Restaurant 1861

“Modern British cooking in a converted Victorian pub” - AA Inspector

LOCATION

ABERGAVENNY, MONMOUTHSHIRE

Official Rating
Inspected by
Visit England Logo
Awards
award

Our Inspector's view

Built as a pub in 1861, this place much, much later became Simon and Kate King's attractive, slightly isolated restaurant. A starter of ethically produced foie gras or dill-cured mackerel might be followed by a fricassée, either rose veal or woodland mushrooms; or fillet of hake or sea trout. Kate's dad grows most of the vegetables.

Awards, accolades and Welcome Schemes

award
2 Rosette Award for Culinary Excellence
Restaurant 1861
Cross Ash, ABERGAVENNY, NP7 8PB
Phone : 01873 821297

Features

Facilities
  • Seats: 40
  • On-site parking available
Accessibility
  • Steps for wheelchair: 1
  • Assist dogs welcome
Opening times
  • Days Closed: Monday to Tuesday
  • Lunch served from: 12
  • Lunch served until: 2
  • Dinner served from: 7
  • Dinner served until: 9
Food and Drink
  • Wines under £30: 39
  • Wines over £30:
  • Wines by the glass: 10
  • Cuisine style: Modern British, European
  • Vegetarian menu

About the area

Discover Monmouthshire

In their bid to control the borderlands of Monmouthshire – also known as the Marches – the Normans built a triangle of castles: Grosmont, Skenfrith and White. At first, they were simple wooden structures strengthened by earthworks, but when the lively Welsh refused to stop attacking them, it was decided more permanent fortresses were needed. All three are worth a visit and the views from the battlements at White Castle over the surrounding countryside to the Black Mountains are stunning, as is all the scenery in this area – consisting of a patchwork of low hills, hidden valleys, fields criss-crossed with hedgerows and small belts of woodland.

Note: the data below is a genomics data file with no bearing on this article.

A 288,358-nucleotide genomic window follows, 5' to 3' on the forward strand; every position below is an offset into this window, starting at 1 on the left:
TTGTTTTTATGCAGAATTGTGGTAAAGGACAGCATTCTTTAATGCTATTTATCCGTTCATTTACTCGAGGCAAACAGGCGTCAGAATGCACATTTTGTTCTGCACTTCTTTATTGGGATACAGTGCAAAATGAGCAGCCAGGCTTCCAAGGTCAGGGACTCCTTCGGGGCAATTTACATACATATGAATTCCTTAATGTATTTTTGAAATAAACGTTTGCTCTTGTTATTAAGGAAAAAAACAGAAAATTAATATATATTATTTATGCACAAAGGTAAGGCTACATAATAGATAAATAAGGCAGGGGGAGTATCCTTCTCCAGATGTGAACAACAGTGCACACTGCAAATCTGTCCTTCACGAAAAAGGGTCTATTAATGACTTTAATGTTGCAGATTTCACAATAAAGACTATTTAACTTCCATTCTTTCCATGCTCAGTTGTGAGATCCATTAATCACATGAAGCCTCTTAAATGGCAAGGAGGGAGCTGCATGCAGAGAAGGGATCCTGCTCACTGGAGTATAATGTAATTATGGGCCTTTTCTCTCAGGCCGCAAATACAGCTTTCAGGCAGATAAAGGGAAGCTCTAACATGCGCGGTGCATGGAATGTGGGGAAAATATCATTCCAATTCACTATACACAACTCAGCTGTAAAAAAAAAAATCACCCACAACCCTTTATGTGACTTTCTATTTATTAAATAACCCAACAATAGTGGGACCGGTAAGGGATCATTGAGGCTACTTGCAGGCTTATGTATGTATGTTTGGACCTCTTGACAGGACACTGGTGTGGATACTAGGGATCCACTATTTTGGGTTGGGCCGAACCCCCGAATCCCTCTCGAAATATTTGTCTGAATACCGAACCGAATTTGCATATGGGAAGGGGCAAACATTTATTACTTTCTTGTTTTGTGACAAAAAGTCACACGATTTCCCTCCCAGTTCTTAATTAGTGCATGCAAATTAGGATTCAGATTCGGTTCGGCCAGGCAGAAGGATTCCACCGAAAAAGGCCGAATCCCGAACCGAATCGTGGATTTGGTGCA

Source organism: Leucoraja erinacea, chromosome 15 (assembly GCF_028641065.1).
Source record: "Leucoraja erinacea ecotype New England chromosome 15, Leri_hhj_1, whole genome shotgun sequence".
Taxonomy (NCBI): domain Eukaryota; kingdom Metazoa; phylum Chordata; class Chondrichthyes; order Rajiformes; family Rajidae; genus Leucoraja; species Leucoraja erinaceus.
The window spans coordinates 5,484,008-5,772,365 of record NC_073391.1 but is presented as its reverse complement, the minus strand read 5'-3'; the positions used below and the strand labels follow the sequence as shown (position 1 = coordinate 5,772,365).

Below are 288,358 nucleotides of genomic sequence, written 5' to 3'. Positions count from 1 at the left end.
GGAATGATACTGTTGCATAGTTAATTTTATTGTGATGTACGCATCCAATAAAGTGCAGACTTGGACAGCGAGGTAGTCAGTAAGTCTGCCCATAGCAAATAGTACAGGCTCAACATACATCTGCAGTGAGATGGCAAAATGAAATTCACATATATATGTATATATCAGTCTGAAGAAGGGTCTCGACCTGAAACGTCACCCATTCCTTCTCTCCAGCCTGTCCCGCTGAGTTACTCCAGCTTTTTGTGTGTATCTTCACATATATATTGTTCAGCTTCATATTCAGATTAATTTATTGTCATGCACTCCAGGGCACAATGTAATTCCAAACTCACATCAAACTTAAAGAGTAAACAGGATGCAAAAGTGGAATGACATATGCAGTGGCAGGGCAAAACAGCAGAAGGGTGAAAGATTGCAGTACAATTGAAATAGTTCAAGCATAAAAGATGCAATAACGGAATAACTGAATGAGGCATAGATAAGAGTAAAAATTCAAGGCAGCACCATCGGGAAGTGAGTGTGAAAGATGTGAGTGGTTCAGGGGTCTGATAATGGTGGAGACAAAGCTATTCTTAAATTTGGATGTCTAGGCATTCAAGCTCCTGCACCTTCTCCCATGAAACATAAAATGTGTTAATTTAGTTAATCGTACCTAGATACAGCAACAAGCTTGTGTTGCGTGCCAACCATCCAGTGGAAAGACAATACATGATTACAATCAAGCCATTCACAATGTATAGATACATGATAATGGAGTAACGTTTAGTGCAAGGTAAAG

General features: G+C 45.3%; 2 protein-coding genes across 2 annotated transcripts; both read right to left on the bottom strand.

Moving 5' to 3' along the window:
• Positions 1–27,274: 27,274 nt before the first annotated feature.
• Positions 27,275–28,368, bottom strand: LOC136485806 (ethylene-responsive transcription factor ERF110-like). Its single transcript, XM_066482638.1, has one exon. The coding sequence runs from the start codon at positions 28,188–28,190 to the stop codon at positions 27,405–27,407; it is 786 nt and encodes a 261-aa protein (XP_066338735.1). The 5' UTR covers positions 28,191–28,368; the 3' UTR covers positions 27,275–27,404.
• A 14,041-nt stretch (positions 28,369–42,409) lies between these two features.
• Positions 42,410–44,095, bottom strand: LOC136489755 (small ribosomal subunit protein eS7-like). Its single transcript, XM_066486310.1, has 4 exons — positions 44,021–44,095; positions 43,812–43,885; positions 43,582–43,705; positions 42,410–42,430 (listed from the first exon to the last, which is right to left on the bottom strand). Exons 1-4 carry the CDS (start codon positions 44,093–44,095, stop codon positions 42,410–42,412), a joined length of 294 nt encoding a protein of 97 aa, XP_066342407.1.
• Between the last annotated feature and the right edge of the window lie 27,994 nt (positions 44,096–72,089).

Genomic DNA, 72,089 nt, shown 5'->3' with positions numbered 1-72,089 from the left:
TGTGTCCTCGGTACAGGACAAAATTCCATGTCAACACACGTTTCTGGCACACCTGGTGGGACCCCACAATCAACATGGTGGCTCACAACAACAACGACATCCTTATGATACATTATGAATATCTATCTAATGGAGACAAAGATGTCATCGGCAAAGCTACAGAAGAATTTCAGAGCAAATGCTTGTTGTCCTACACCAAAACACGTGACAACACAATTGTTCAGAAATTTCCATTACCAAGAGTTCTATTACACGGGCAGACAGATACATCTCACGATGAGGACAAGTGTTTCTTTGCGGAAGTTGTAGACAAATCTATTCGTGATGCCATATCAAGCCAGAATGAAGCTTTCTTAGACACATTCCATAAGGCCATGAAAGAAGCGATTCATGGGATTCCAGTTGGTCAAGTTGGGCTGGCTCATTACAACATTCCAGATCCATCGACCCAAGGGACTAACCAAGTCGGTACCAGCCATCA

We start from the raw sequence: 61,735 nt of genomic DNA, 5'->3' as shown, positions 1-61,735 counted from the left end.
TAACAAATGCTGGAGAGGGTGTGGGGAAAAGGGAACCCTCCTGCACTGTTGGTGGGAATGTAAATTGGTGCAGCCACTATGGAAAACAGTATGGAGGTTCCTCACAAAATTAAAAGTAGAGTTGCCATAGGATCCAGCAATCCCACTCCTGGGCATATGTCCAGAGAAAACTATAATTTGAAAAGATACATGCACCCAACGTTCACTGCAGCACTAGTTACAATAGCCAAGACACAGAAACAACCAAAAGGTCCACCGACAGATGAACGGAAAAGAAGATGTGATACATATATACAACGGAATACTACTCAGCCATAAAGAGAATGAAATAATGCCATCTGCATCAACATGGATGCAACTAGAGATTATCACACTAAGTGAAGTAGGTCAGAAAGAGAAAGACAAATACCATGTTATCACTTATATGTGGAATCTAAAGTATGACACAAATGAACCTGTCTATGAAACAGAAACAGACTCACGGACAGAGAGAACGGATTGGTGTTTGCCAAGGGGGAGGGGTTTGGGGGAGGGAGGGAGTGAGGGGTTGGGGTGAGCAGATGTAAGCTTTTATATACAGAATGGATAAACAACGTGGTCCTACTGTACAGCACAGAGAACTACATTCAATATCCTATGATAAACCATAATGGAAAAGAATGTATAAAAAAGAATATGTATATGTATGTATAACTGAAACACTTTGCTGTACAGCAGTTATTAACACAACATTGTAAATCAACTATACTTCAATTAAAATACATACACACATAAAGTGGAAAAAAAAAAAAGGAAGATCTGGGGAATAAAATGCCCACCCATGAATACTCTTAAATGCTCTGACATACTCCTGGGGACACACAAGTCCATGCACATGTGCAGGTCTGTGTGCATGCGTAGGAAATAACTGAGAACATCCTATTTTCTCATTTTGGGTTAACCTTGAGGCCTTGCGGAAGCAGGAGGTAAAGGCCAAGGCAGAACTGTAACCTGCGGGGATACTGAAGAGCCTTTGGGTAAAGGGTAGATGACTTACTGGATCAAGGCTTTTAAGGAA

Monmouth itself makes a great base to explore the beautiful Wye Valley, as well as being known as the home of Rockfield Studios, where Queen recorded Bohemian Rhapsody in 1975. The largest town in the county, Abergavenny is creating a name for itself as the foodie capital of the Usk Valley, and has held a weekly cattle market on the same site since 1863. Its location just six miles from the English border means it’s often described as the ‘gateway to Wales’.

Why choose Rated Trips?

Your trusted guide to rated places across the UK
icon example
The best coverage

Discover more than 15,000 professionally rated places to stay, eat and visit from across the UK and Ireland.

icon example
Quality assured

Choose a place to stay safe in the knowledge that it has been expertly assessed by trained assessors.

icon example
Plan your next trip

Search by location or the type of place you're visiting to find your next ideal holiday experience.

icon example
Travel inspiration

Read our articles, city guides and recommended things to do for inspiration. We're here to help you explore the UK.